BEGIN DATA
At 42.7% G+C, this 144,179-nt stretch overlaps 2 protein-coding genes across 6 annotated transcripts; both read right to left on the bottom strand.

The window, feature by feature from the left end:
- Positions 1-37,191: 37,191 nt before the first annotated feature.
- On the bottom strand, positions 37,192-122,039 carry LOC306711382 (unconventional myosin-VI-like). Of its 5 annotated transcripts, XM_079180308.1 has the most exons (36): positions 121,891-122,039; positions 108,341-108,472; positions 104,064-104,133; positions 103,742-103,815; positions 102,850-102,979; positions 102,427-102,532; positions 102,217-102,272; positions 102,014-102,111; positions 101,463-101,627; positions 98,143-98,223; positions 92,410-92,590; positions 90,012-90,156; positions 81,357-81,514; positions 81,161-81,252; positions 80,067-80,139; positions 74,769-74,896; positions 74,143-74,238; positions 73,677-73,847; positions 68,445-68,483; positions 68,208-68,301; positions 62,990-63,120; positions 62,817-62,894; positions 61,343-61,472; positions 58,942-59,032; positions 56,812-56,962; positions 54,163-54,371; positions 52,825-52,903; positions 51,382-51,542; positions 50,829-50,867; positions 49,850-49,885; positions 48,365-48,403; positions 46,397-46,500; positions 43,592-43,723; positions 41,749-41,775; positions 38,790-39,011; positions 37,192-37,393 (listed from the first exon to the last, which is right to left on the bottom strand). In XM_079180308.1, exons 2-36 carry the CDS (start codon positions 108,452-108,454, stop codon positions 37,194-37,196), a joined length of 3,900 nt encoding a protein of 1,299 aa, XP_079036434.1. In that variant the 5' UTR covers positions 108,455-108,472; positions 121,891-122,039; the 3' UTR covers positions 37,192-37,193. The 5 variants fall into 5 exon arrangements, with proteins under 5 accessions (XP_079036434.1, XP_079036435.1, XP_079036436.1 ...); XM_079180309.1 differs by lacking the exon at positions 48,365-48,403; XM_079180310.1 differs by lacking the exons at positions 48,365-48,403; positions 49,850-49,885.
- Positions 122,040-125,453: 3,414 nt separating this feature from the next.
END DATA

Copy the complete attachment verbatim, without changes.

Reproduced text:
At 42.7% G+C, this 144,179-nt stretch overlaps 2 protein-coding genes across 6 annotated transcripts; both read right to left on the bottom strand.

The window, feature by feature from the left end:
- Positions 1-37,191: 37,191 nt before the first annotated feature.
- On the bottom strand, positions 37,192-122,039 carry LOC306711382 (unconventional myosin-VI-like). Of its 5 annotated transcripts, XM_079180308.1 has the most exons (36): positions 121,891-122,039; positions 108,341-108,472; positions 104,064-104,133; positions 103,742-103,815; positions 102,850-102,979; positions 102,427-102,532; positions 102,217-102,272; positions 102,014-102,111; positions 101,463-101,627; positions 98,143-98,223; positions 92,410-92,590; positions 90,012-90,156; positions 81,357-81,514; positions 81,161-81,252; positions 80,067-80,139; positions 74,769-74,896; positions 74,143-74,238; positions 73,677-73,847; positions 68,445-68,483; positions 68,208-68,301; positions 62,990-63,120; positions 62,817-62,894; positions 61,343-61,472; positions 58,942-59,032; positions 56,812-56,962; positions 54,163-54,371; positions 52,825-52,903; positions 51,382-51,542; positions 50,829-50,867; positions 49,850-49,885; positions 48,365-48,403; positions 46,397-46,500; positions 43,592-43,723; positions 41,749-41,775; positions 38,790-39,011; positions 37,192-37,393 (listed from the first exon to the last, which is right to left on the bottom strand). In XM_079180308.1, exons 2-36 carry the CDS (start codon positions 108,452-108,454, stop codon positions 37,194-37,196), a joined length of 3,900 nt encoding a protein of 1,299 aa, XP_079036434.1. In that variant the 5' UTR covers positions 108,455-108,472; positions 121,891-122,039; the 3' UTR covers positions 37,192-37,193. The 5 variants fall into 5 exon arrangements, with proteins under 5 accessions (XP_079036434.1, XP_079036435.1, XP_079036436.1 ...); XM_079180309.1 differs by lacking the exon at positions 48,365-48,403; XM_079180310.1 differs by lacking the exons at positions 48,365-48,403; positions 49,850-49,885.
- Positions 122,040-125,453: 3,414 nt separating this feature from the next.